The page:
At our school we have been using the game Abzu as a stimulus for writing. I've spoken before on numerous occasions about how video games can be used as a contextual hub for learning and in the past we have used some games to help on the learning journey.
I have played and completed Abzu in my own time and I enjoyed the experience, the fact that the story line and its meaning were ambiguous, its visual style abstract and its music soothing and dramatic made me feel that this would be a good game with which to engage the pupils. At its core Abzu is a diving game but this is incredibly reductive as in the game most of the time is spentswimming with the myriad of underwater creatures, but it's distinctive visual style of flatter shapes, flowing lines and an expressive use of light and colour make it stand apart from the more uniform style of games like Endless Ocean, another diving game which I have used previously.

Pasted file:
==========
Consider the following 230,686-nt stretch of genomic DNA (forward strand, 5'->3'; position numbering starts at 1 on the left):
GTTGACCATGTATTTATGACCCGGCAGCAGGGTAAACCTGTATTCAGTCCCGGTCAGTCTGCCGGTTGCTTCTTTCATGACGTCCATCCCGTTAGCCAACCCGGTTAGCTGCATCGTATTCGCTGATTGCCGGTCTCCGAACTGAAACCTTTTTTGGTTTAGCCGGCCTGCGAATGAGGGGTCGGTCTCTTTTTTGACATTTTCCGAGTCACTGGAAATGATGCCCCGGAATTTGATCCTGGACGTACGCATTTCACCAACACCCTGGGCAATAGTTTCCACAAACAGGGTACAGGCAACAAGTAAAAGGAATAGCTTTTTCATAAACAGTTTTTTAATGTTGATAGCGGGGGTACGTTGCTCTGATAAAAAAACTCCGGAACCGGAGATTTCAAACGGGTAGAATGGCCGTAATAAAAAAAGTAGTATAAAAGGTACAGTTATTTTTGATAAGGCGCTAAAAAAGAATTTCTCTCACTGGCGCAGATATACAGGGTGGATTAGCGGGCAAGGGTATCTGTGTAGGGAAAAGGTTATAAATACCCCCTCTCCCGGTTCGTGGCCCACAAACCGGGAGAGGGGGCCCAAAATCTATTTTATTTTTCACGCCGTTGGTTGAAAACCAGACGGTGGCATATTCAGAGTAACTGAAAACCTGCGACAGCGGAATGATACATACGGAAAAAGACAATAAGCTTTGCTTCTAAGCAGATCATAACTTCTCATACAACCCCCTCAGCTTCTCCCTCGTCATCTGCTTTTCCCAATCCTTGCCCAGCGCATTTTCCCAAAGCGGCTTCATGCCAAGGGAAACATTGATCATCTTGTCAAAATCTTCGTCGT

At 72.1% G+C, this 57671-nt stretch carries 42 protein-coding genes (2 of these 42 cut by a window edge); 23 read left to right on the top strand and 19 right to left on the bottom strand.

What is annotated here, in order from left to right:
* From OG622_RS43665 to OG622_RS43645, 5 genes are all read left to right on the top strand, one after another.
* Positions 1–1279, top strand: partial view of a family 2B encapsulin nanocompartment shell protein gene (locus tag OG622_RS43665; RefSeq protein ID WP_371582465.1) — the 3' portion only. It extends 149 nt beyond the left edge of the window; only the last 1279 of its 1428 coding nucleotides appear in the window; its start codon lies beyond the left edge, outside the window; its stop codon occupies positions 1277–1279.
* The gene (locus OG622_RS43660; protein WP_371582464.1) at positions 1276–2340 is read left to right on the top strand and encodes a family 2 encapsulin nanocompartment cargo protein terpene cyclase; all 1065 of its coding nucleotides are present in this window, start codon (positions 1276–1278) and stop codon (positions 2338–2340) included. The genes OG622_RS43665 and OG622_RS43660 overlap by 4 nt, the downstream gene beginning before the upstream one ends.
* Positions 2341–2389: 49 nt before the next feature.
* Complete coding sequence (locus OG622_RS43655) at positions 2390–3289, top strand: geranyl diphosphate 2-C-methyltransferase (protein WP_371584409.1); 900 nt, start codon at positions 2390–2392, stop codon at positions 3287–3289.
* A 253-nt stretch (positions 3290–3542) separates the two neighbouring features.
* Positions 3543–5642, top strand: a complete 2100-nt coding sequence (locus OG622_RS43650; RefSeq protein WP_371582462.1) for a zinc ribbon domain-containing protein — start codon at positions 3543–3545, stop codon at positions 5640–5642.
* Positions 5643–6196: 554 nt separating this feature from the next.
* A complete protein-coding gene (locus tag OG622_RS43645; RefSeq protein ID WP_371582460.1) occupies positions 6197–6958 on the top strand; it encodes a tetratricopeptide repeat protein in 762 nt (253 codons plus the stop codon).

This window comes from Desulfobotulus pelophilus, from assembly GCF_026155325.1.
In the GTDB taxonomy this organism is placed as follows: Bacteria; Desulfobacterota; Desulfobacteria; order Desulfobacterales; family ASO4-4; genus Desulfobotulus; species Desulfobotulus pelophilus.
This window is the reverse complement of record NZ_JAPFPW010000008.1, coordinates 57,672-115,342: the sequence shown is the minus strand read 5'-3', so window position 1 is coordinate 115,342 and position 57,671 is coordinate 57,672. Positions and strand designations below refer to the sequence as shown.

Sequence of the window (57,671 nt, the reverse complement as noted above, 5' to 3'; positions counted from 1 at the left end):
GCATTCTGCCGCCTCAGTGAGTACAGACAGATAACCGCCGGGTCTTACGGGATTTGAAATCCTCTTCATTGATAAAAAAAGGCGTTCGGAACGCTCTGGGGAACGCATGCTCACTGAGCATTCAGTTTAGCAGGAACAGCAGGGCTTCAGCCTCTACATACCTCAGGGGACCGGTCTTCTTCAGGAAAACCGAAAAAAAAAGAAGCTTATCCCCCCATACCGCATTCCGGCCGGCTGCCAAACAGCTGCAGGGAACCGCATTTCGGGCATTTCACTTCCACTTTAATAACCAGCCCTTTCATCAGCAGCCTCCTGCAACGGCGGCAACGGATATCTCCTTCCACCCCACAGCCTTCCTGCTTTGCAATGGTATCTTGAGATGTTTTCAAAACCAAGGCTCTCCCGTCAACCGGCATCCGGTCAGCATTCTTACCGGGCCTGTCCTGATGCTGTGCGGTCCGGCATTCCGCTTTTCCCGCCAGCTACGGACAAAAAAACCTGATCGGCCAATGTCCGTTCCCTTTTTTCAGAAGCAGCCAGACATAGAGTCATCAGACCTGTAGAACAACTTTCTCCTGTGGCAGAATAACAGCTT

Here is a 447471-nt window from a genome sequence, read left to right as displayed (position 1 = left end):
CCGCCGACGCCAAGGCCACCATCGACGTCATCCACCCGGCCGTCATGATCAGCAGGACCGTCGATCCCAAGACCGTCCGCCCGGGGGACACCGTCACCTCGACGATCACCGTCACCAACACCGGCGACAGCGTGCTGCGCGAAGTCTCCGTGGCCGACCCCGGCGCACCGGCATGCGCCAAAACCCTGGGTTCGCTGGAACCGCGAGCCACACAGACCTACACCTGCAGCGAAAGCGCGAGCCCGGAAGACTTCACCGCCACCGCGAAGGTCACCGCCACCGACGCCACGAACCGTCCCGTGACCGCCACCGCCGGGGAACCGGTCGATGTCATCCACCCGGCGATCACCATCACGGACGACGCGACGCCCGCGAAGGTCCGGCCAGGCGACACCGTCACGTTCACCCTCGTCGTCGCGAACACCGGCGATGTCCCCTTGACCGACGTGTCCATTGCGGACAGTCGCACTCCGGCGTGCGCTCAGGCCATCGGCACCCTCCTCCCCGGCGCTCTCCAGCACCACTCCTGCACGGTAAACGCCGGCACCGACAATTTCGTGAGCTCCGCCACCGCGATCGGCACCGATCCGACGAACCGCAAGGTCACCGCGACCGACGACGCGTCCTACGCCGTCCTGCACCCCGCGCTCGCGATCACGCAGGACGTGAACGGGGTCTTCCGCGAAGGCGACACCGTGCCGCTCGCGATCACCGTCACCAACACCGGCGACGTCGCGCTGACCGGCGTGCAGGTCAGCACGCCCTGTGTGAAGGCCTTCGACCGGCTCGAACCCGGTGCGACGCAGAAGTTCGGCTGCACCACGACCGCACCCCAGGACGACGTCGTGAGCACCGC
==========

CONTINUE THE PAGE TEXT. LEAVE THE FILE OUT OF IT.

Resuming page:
In Abzu you play a silent diver and explore a strange, underwater realm. In terms of gameplay, it's fairly simple as you swim and interact with a few mysterious objects. Because the game itself has minimal HUD on screen all you see are the gorgeous visuals with the natural environments in lush bright colours giving way to mysterious sunken ruins with strange hieroglyphs, which seem readable but for the need of a Rosetta stone equivalent.
But there are no question marks about Abzu's beauty. It's not so much that the individual elements are all that astonishing, but the way they're orchestrated, with the shoals of beautifully animated fish, the slowly undulating vegetation, the areas of coloured light and shadow, regularly takes your breath away. At its best the union of music and visuals can be absolutely magical.
In our lesson we used Abzu to write a descriptive piece of writing. The children were presented with an image of the cover and had to predict what the game was about.